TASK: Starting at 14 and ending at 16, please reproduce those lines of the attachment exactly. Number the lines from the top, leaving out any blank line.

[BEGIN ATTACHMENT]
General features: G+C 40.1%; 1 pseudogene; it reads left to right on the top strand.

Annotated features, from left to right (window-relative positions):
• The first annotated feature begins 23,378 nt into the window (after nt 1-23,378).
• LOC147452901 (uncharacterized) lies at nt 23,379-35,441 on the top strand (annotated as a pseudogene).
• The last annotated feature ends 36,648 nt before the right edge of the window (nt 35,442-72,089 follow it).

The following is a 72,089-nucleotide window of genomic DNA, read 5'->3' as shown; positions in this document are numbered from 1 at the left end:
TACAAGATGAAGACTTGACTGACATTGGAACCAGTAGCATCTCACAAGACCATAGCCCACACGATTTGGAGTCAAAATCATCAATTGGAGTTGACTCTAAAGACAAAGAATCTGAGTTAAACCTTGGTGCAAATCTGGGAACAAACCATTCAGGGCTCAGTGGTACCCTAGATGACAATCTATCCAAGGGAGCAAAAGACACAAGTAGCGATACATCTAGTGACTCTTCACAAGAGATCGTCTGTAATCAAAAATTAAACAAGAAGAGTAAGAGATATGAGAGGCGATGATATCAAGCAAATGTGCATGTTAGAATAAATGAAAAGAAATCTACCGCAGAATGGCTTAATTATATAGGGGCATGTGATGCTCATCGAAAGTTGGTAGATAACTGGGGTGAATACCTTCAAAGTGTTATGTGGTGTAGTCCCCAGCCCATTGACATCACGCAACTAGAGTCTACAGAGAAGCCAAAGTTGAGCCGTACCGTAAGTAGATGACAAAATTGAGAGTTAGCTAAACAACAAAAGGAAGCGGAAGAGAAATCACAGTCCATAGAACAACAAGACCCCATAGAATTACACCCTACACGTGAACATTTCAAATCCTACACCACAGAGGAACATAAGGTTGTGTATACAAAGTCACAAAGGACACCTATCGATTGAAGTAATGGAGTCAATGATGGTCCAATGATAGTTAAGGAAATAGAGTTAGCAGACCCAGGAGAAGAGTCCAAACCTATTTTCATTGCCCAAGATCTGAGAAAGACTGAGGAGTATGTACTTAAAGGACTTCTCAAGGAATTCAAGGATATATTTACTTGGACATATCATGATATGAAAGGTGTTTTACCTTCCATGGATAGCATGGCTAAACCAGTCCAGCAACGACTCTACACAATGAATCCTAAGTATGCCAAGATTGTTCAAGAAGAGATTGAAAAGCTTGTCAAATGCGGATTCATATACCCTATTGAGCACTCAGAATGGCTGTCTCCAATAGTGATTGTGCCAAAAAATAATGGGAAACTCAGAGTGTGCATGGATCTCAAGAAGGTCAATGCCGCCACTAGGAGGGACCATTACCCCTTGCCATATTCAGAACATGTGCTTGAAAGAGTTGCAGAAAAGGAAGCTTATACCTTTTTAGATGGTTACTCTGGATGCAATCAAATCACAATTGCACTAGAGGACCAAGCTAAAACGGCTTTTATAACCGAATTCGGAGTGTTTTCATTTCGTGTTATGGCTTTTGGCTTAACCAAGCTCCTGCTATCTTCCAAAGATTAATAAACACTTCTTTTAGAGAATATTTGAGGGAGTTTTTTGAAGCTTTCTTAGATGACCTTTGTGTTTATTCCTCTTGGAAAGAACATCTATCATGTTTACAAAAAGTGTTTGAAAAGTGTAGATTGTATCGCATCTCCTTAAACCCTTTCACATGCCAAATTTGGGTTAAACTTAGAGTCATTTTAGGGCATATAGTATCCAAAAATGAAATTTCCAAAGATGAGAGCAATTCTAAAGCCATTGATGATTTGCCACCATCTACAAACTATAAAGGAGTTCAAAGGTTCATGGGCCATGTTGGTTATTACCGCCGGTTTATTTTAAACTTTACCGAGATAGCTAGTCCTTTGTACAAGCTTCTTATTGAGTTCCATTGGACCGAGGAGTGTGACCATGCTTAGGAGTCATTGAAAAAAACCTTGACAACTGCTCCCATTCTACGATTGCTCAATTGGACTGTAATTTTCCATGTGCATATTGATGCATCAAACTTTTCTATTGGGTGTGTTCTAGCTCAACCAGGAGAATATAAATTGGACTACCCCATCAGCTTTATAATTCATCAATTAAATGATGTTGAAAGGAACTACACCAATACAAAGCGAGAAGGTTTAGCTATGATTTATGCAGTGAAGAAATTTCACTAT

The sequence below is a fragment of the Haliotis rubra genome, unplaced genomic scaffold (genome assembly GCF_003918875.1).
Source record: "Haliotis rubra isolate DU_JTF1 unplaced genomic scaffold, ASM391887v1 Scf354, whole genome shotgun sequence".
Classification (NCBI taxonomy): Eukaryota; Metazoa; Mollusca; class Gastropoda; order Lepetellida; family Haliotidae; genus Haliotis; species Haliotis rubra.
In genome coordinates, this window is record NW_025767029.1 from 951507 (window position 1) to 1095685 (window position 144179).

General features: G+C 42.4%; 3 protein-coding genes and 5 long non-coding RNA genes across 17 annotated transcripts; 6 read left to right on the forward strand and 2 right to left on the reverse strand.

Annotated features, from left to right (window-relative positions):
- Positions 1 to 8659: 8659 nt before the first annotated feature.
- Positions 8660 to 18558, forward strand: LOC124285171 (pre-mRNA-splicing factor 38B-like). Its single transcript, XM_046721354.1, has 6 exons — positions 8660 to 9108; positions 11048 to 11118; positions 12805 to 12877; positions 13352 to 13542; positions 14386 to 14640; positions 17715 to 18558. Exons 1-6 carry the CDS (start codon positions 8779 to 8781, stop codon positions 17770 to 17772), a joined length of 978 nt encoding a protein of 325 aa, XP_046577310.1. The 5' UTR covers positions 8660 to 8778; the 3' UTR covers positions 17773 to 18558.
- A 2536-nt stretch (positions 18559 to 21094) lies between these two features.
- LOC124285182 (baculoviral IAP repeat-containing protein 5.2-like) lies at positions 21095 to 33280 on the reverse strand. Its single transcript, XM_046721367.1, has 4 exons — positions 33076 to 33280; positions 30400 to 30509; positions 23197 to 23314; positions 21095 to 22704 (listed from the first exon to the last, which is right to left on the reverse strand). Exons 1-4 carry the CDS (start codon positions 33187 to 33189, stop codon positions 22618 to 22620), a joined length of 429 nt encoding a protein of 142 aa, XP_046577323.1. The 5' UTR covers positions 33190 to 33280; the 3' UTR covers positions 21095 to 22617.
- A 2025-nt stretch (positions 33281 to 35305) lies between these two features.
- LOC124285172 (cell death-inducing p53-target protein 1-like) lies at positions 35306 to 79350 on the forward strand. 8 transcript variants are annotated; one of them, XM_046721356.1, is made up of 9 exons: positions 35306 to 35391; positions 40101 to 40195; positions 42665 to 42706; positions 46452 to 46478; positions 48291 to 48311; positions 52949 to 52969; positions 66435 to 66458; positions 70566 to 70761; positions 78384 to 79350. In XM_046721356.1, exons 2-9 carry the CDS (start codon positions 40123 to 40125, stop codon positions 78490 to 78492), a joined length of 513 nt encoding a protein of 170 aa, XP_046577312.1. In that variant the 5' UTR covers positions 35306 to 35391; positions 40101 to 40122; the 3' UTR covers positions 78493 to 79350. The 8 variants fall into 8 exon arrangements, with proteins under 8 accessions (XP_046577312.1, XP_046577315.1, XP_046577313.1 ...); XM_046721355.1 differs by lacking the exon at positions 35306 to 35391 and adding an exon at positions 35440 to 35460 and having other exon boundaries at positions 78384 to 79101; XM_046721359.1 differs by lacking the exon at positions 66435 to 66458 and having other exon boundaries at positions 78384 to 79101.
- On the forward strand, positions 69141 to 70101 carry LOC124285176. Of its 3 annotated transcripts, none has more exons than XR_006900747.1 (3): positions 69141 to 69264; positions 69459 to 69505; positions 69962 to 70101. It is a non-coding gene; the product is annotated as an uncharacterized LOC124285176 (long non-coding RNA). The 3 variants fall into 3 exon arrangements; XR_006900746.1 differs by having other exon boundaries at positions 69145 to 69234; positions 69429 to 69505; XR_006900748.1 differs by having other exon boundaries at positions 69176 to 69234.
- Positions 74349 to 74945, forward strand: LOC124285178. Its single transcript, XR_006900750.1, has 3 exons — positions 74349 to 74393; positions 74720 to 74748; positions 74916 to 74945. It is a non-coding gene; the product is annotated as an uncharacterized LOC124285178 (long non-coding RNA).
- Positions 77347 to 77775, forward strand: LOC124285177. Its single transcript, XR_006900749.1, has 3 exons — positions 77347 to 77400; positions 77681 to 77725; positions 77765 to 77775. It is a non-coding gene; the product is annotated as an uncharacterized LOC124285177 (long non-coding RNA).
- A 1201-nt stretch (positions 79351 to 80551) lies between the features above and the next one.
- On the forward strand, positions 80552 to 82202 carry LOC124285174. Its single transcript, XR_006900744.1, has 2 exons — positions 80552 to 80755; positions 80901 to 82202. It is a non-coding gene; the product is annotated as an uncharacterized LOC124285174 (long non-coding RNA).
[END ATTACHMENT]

- Positions 1 to 8659: 8659 nt before the first annotated feature.
- Positions 8660 to 18558, forward strand: LOC124285171 (pre-mRNA-splicing factor 38B-like). Its single transcript, XM_046721354.1, has 6 exons — positions 8660 to 9108; positions 11048 to 11118; positions 12805 to 12877; positions 13352 to 13542; positions 14386 to 14640; positions 17715 to 18558. Exons 1-6 carry the CDS (start codon positions 8779 to 8781, stop codon positions 17770 to 17772), a joined length of 978 nt encoding a protein of 325 aa, XP_046577310.1. The 5' UTR covers positions 8660 to 8778; the 3' UTR covers positions 17773 to 18558.
- A 2536-nt stretch (positions 18559 to 21094) lies between these two features.